Make Your Bullet Points More Sexy

Bullet points are an excellent way to convey lists of information in articles on your blog. They're easy to read, and generally quicker for readers to scan than the same information represented in full grammatically correct paragraphs. Bullet points are sexy, and here's how to make them even sexier.

Often I find the information in the bullet points I want to present isn't morally or emotionally neutral. There are good points, and bad points. Changing the bullet icon to a tick or a cross conveys this instantly:

  • Good point
  • Bad point

The advantages of using tick and cross icons in your lists are:

  • They instantly convey your emotional or moral choice about something
  • They're easy to read
  • They look sexy

The disadvantages of not using them are:

  • Your blog looks less cool
  • It's not as sexy
  • Everyone will think you're boring

Some lists may contain a mixture of good and bad points, like in the first example above, while others might be inherently made up of entirely good or bad points, like the second and third examples. The style rules below take advantage of this fact to help optimize the creation of sexier bulleted lists.

To create lists which emphasize good and bad points, start by creating a child theme if you haven't already done so, and then add these rules to your child theme's style.css:

/* Good and Bad list styles with ticks and crosses */
ul.good {
	list-style-type: none;
	list-style-image: url(/wp-content/uploads/tick.png)

ul.bad {
	list-style-type: none;
	list-style-image: url(/wp-content/uploads/cross.png)

/* A neutral list with entries that can be both Good and Bad */
ul.neutral {
	list-style-type: none;

li.good {
	background:url(/wp-content/uploads/tick.png) no-repeat top left;

li.bad {
	background:url(/wp-content/uploads/cross.png) no-repeat top left;

Your theme may already indent lists, but if it doesn't I suggest you also add:

/* Indent both unnumbered and numbered lists */
#content ul { padding-left: 20px }
#content ol { padding-left: 20px }

Do a Google Image Search to find a tick icon and cross icon that you like, ignoring the gross little blood sucking insects and religious paraphernalia respectively. Load them up into your favorite image manipulation program, and scale them down to around 20x20 pixels. Nick mine if you like, by right clicking on a tick and cross earlier in this article and selecting Save Image As; or whatever you do in your browser to save images. Upload them to your /wp-content/uploads directory.

Now you're ready to create content with sexy lists. Create your lists as normal in WordPress Visual editor, then switch to the HTML editor and make the following tweaks. Look for the start of your list, which looks like:


Change this according to whether your list is all good, all bad, or mixed (i.e. the list itself is neutral, but the entries may be either good or bad) respectively to:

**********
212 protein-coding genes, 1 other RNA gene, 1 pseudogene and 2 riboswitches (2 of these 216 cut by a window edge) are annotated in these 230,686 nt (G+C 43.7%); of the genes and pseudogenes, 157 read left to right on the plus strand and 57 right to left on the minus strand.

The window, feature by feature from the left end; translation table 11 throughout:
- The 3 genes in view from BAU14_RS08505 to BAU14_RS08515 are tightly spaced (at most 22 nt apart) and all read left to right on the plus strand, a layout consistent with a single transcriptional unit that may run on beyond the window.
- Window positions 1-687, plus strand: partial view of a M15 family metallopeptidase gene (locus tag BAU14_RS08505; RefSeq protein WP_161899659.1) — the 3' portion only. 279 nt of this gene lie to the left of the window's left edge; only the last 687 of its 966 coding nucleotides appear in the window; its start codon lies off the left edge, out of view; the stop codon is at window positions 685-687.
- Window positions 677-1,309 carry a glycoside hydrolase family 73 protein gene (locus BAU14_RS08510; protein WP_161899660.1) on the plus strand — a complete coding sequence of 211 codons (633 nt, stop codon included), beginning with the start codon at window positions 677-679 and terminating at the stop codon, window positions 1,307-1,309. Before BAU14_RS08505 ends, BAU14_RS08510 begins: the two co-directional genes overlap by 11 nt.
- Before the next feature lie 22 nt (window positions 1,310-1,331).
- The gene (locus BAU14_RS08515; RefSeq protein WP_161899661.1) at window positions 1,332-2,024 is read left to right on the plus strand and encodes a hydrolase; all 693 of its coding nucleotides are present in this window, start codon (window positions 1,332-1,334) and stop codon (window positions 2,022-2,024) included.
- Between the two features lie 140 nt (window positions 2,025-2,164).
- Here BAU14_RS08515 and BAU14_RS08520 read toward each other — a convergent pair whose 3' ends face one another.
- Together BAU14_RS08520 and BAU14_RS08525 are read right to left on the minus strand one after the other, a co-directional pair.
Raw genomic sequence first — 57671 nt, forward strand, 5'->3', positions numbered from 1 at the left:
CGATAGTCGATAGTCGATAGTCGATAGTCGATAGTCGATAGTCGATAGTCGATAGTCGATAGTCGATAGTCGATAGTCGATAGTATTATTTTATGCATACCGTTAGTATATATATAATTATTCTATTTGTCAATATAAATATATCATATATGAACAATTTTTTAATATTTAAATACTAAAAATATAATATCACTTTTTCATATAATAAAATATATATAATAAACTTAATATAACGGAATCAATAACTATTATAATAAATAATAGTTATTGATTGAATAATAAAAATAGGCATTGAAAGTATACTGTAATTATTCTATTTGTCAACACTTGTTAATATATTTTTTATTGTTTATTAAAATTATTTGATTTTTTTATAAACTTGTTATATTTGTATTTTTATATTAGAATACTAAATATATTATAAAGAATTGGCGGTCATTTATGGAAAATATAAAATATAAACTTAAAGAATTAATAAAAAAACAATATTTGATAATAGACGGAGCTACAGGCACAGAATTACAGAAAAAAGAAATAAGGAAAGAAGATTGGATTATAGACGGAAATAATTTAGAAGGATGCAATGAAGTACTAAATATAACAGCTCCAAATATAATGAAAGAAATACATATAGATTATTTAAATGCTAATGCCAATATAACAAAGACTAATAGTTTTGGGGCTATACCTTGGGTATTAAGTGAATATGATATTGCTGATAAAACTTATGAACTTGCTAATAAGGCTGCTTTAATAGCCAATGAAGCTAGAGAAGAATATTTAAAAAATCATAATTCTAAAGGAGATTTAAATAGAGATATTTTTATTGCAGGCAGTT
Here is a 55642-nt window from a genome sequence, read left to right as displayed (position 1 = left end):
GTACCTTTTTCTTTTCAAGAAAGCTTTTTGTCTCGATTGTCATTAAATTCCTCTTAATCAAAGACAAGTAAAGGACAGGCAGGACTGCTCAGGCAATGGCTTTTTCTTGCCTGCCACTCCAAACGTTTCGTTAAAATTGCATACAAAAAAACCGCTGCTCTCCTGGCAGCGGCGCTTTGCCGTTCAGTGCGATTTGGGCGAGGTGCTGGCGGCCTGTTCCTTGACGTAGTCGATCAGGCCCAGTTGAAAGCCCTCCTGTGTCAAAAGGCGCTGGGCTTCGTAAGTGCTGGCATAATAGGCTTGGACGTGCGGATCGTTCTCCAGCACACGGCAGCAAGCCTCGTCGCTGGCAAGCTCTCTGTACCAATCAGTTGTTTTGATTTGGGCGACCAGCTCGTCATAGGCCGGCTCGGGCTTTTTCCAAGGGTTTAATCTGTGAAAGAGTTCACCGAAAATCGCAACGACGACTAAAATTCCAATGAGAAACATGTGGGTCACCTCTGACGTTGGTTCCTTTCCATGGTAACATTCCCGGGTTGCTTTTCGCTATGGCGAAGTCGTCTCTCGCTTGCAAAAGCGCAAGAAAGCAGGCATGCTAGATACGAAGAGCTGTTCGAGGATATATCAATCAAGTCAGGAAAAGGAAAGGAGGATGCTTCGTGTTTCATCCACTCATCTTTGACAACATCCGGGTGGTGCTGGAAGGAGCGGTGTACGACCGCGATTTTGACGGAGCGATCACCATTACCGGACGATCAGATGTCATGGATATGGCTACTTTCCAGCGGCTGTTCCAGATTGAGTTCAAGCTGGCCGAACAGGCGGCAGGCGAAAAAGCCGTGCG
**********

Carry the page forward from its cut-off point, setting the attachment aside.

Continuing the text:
<ul class="good">
<ul class="bad">


<ul class="neutral">

That's all you need to do if you lists are entirely good or bad. If your list is mixed/neutral, you need to mark each entry in the list according to your preference. So look for each:


And change this to either:

<li class="good">


<li class="bad">

And you're done. For example, here's how the first list in this article, with both good and bad entries, looks in the HTML editor:

<ul class="neutral">
    <li class="good">Good point</li>
    <li class="bad">Bad point</li>

And this is how the second and third examples look:

 <ul class="good">
    <li>They instantly convey your emotional or moral choice about something</li>
    <li>They're easy to read</li>
    <li>They look sexy</li>


 <ul class="bad">
    <li>Your blog looks less cool</li>
    <li>It's not as sexy</li>
    <li>Everyone will think you're boring</li>

You can switch back to the Visual editor and finish the article. Your changes will be preserved even if you switch between modes, but you won't see the ticks or crosses in the Visual editor. I'm not sure how to fix this yet. Hit the Preview button though, and you'll see them in your article preview.

I'm also not sure yet how to get the ticks and crosses to show up in your MailPress newsletter. If anyone has ideas on these two minor nuisances, please drop me a line.

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About Graham

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7 Responses to Make Your Bullet Points More Sexy

  1. D. Maak says:

    Hey Graham,

    Great tutorial. I did this not too long ago with one of my blogs. Would have been much easier had I found this first, but I figured it out.

    I didn't do it with ticks and crosses, but instead used an image that pertained to my site for the bullet points. For example, if you have a little mascot or icon that represents your site you can use that for bullet points. It's unique and adds a bit of branding and personality.

  2. Amit says:

    Thanks..That is really great post ..We can enhance the bullets

  3. Kristen B. says:

    I haven't used bullets before in a post. I guess your suggestion of using bullets seem something new to me. I usually use bullets in word documents so probably I will apply the bullets on my post if I have a chance. Thanks for the HTML editor tips.

    /Kristen B.
    Onkyo tx-nr808 Reviewer

  4. Ola says:

    Great tips, this definitely gives the bullet points more character and makes them more appealling

Comments are closed.